From Spiegel: Euro - the ticking time bomb

Not to mention that what Sarkozy is proposing is in direct contravention of Maastricht: that countries should not be responsible for other countries' debt.

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I wonder if French intelligence has any interesting photos or videos of Greek politicians?

TMT in 'there is bound to be a sexual angle to these political twists and turns' mode.

If there were, I suspect that the general reaction would be along the lines of 'So what?'. The Greek political establishment have ãrse-raped their own population so comprehensively that I would be hard pressed to express any surprise at the news that they were doing likewise to each other.

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They'd pretty well all have to leave if the treaty rules were applied.

From Spiegel: Euro - the ticking time bomb

Not to mention that what Sarkozy is proposing is in direct contravention of Maastricht: that countries should not be responsible for other countries' debt.

And yet nobody mentions this on all the news channels I heard this morning.

I could not believe Sarko had the nerve to say it.

Lies upon lies upon lies.

Yet most people are still not interested.

When will the panic start.

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They'd pretty well all have to leave if the treaty rules were applied.

From Spiegel: Euro - the ticking time bomb

Not to mention that what Sarkozy is proposing is in direct contravention of Maastricht: that countries should not be responsible for other countries' debt.

And yet nobody mentions this on all the news channels I heard this morning.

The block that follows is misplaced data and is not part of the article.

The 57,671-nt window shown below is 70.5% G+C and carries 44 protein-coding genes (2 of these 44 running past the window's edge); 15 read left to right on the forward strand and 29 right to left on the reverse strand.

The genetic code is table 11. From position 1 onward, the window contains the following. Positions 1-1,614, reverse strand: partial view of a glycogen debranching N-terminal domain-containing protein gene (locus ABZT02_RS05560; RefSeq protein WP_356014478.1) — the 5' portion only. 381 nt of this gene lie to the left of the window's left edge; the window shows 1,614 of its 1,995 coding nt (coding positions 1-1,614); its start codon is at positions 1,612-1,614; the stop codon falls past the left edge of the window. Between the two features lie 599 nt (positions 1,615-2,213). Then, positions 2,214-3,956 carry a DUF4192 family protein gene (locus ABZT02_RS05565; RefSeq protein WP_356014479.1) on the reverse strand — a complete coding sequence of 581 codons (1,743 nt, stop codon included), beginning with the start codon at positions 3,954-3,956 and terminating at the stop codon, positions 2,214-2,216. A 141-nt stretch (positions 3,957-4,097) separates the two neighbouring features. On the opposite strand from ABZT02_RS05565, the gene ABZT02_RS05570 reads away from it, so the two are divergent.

I could not believe Sarko had the nerve to say it.

Lies upon lies upon lies.

Yet most people are still not interested.

When will the panic start.

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Thinking about it there is NOTHING stopping the Greeks defaulting and keeping the euro, Greek printed Euros will be worthless but the country can continue to use French and German Euros and nobody can stop them. Its like an african country using the dollar because its convenient. Anyone can use Euros. For France and Germany the Greeks Defaulting but still use Euros would be a Knightmare senario and there is nothing they can do to stop Greece from going down this path

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Thinking about it there is NOTHING stopping the Greeks defaulting and keeping the euro, Greek printed Euros will be worthless but the country can continue to use French and German Euros and nobody can stop them. Its like an african country using the dollar because its convenient. Anyone can use Euros. For France and Germany the Greeks Defaulting but still use Euros would be a Knightmare senario and there is nothing they can do to stop Greece from going down this path

Yes. Many precedents. In the nineties, Russians used dollars. The first thing they did with their wage packet was to change it into dollars. They were change kiosks on every housing estate.